I like to refer to this sales technique where a salesperson basically challenges the prospect to reject an offering as the “negative close”. Examples include questions like “this project will never get funded, right?” or “it’s unlikely you can get approval for this, right?” The idea is to get your prospect to disagree with you.

Part of the challenge in sales is getting your customers to be honest with you about their reservations with your product, or their timing and budget for a purchase. It’s not like they are always trying to hide something from you. Often they themselves don’t even know the answer.

Giving a prospect an easy way to say “no” can help you qualify a deal quicker and move onto other more lucrative opportunities. You’ll find out what your potential client is really looking for and if he/she has the budget to back his/her desires. It’s a time saver for all involved.

As long as your tone is right and you don’t use it too often, you can use negative responses in your favor.

In conclusion

In sales, sometimes showing restraint may be a path to success.  Don’t be afraid to kill already-dead opportunities. Take a chance and push back on a prospect to reject an offering. And  learn when to be happy with reaching your objective in a meeting.  Know when to say when, sales guys!

Bio on author, Adam Honig:

Adam is the co-founder and CEO of Spiro Technologies. He is a recognized thought-leader in sales process and effectiveness, and has previously co-founded three successful technology companies: Innoveer Solutions, C-Bridge, and Open Environment. He is best known for speaking at various conferences including Dreamforce, for pioneering the ‘No Jerks’ hiring model, and for flying his drone while traveling the world.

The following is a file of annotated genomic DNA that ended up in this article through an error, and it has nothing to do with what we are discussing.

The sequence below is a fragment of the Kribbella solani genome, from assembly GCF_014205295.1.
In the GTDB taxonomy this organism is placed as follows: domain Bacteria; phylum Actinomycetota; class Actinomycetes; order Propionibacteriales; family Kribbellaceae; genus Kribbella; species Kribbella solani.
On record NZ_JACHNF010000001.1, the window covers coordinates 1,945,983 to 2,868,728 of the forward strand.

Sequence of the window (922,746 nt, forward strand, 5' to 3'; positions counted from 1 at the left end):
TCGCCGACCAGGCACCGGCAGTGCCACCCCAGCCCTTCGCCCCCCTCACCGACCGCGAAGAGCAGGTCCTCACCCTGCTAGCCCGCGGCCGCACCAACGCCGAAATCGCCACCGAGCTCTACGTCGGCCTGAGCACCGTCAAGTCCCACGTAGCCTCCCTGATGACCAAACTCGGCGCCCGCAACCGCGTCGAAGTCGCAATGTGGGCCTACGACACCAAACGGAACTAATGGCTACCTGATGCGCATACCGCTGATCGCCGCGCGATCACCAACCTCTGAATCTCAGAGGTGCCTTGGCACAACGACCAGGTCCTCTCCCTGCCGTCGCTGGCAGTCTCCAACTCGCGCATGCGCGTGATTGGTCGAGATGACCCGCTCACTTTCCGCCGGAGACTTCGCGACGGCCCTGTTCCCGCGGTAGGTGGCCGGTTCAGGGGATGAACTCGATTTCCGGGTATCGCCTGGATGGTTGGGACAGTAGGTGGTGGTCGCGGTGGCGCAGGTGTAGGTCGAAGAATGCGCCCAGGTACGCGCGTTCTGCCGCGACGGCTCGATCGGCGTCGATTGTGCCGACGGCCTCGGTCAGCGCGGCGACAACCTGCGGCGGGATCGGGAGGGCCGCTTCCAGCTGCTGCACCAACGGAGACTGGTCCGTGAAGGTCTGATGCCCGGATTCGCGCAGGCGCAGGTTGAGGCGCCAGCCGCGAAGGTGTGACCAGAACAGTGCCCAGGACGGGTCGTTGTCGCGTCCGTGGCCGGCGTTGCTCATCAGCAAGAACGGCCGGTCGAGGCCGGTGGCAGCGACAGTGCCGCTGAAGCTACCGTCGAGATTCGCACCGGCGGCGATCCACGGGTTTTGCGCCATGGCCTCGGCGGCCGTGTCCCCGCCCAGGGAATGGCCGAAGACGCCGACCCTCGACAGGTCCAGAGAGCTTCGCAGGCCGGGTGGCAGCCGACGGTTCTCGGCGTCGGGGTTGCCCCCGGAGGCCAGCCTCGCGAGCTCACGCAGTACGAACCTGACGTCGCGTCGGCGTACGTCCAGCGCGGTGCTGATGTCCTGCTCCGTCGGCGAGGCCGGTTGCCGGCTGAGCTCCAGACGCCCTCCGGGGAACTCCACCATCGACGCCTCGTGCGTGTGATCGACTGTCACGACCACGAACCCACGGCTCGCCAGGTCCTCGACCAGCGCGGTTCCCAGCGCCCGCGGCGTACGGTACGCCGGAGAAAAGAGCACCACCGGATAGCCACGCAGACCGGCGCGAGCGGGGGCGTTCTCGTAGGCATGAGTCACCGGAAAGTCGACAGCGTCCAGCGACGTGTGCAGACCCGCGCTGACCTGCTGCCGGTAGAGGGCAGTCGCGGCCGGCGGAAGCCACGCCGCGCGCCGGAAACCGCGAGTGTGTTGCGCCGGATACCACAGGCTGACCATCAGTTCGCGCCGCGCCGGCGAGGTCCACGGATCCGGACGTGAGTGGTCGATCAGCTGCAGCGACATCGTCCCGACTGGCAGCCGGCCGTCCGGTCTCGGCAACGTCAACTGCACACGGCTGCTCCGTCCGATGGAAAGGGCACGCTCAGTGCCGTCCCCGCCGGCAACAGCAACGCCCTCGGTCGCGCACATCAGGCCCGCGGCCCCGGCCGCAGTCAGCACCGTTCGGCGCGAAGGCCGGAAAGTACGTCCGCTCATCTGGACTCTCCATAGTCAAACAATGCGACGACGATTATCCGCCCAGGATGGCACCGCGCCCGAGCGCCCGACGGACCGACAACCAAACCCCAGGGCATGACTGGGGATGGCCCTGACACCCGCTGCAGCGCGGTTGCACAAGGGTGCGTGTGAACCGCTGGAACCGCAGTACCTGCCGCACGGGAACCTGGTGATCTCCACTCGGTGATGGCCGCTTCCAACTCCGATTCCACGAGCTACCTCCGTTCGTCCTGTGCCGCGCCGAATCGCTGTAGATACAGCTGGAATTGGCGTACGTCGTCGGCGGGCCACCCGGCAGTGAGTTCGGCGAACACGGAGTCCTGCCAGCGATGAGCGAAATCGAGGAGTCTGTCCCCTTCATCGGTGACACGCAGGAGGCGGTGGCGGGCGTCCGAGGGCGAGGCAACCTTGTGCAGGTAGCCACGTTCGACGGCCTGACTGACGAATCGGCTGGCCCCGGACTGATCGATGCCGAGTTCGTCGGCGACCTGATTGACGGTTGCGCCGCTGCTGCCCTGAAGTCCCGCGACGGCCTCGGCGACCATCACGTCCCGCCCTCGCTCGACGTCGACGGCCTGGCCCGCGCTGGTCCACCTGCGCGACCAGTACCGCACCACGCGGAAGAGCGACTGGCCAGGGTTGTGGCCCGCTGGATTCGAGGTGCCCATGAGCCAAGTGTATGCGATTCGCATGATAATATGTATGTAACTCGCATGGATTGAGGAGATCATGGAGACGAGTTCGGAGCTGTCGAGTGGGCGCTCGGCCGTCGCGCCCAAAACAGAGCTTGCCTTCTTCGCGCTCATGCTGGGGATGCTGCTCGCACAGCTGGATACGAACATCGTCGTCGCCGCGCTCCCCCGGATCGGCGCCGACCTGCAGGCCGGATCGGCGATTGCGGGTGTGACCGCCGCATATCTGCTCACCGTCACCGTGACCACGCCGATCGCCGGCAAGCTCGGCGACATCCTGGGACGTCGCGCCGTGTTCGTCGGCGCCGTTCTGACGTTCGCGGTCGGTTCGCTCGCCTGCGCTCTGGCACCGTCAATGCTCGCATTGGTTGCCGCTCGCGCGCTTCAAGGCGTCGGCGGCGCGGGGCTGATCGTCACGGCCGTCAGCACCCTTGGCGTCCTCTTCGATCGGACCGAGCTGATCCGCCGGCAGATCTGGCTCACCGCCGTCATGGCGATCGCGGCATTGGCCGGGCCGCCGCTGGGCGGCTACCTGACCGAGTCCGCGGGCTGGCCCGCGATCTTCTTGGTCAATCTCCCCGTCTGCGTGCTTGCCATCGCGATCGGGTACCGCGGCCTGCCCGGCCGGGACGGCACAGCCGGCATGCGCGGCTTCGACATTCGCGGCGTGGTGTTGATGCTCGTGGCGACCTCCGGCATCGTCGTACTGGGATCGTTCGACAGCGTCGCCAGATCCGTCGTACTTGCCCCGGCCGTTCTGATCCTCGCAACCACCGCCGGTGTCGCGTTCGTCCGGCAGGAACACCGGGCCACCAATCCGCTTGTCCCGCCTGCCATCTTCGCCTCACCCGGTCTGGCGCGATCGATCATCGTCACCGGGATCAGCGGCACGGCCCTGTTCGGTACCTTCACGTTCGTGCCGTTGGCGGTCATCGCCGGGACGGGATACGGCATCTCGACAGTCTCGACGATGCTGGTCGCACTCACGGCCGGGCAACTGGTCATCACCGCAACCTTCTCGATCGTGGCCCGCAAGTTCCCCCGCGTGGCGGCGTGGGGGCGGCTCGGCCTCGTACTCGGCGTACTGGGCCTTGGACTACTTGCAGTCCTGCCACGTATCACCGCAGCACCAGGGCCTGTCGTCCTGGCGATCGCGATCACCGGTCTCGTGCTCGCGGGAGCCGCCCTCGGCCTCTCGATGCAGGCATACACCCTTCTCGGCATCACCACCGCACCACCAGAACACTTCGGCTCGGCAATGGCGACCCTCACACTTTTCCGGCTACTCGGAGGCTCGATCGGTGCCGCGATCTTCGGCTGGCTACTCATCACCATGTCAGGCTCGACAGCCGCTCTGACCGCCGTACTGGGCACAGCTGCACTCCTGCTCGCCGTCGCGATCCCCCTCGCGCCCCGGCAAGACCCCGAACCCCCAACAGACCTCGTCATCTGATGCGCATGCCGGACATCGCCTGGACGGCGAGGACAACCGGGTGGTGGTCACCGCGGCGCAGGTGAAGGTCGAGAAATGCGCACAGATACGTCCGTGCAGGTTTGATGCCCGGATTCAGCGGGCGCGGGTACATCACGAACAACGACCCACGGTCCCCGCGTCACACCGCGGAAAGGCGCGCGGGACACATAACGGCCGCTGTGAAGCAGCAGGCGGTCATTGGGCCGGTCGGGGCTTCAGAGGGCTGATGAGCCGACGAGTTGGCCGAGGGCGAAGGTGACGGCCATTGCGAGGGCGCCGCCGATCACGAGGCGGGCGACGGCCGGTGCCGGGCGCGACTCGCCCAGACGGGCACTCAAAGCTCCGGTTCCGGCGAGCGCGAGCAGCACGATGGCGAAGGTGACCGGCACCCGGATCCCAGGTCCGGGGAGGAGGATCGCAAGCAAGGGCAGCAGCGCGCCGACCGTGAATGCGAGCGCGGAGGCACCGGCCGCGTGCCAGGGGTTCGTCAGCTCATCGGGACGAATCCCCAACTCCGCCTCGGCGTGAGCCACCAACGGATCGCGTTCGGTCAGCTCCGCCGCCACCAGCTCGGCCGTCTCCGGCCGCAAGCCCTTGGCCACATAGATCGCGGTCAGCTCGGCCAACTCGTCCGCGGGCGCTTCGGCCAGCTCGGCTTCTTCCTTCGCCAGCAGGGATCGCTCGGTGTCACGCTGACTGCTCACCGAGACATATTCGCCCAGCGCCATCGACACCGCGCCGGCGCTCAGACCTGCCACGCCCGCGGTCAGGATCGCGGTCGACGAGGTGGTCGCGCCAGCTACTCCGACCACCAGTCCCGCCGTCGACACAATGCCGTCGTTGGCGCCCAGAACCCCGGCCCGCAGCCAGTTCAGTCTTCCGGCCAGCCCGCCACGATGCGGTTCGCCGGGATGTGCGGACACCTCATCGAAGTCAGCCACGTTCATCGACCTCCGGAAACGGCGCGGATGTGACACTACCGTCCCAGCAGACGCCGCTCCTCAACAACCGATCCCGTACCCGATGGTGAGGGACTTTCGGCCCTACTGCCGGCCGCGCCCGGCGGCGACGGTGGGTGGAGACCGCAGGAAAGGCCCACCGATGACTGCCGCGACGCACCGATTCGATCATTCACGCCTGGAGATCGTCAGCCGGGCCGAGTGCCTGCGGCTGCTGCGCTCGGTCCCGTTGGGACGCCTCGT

Do you Dominate the Conversation?

December 1st, 2014

Do You Totally Dominate the Conversation?

 This week I have asked a friend of mine to share one of his blog posts, Bob Terson has much to share, this topic is one of the secrets to sales success. Ken Thoreson

Two recent conversations I had—one on the telephone, one face-to-face in a restaurant—influenced me to write today’s blog. Both were with professional sales trainers, who shall remain anonymous; I have no wish to embarrass anyone. Both men have successful businesses, are in their late 40s, early 50s, with lots of experience under their belts—we’re not talking about a couple of rookies here. Both were interesting and likeable, except for their wearisome need to (1) completely dominate the conversation; (2) brag incessantly about how unique and successful their methodologies are, that no one else does what they do; and (3) constantly interrupt and direct the conversation back to themselves, which after a while became annoying to the Nth degree. Really, I couldn’t complete a thought without getting interrupted. It was so blatant it short-circuited my brain and I started looking for it.

  1. Dominating the Conversation: I have no doubt both sales trainers I spoke to, when they’re training people, preach the direct opposite of what they were personally practicing; otherwise they wouldn’t be successful. A true sales professional understands what my late father liked to point out—there’s a good reason we have two ears and only one mouth; he wants to get the other guy talking, so he can ascertain the information necessary to serve the prospect/customer. So, let me ask you, Do you practice what you preach?—personally, as well as professionally?
  2. Brag Incessantly: I’m sure you’ve heard this before, but let me remind you—no one likes a braggart! It’s boring as hell and all it actually does is reveal the depth of the braggart’s insecurities. Deep down he’s trying to convince himself, as well as you, that he’s cool as he’s portraying himself to be. A confident individual, the real McCoy, has no need to tell you how wonderful he is, how successful he is, none at all. He’s Cary Grant in North by Northwest, not Michael Douglas as Gordon Gekko in Wall Street.
  3. Constantly Interrupting: If you consistently interrupt others, you’re showing them that they don’t matter to you, that you have no interest in their thoughts or opinions, not one bit. You’re demonstrating in no uncertain terms that it’s all about you—period, they don’t count a shred. You can tell them you care, but keep in mind what F. Scott Fitzgerald said: “Action is character.” It’s never about what you say; it’s always about what you do.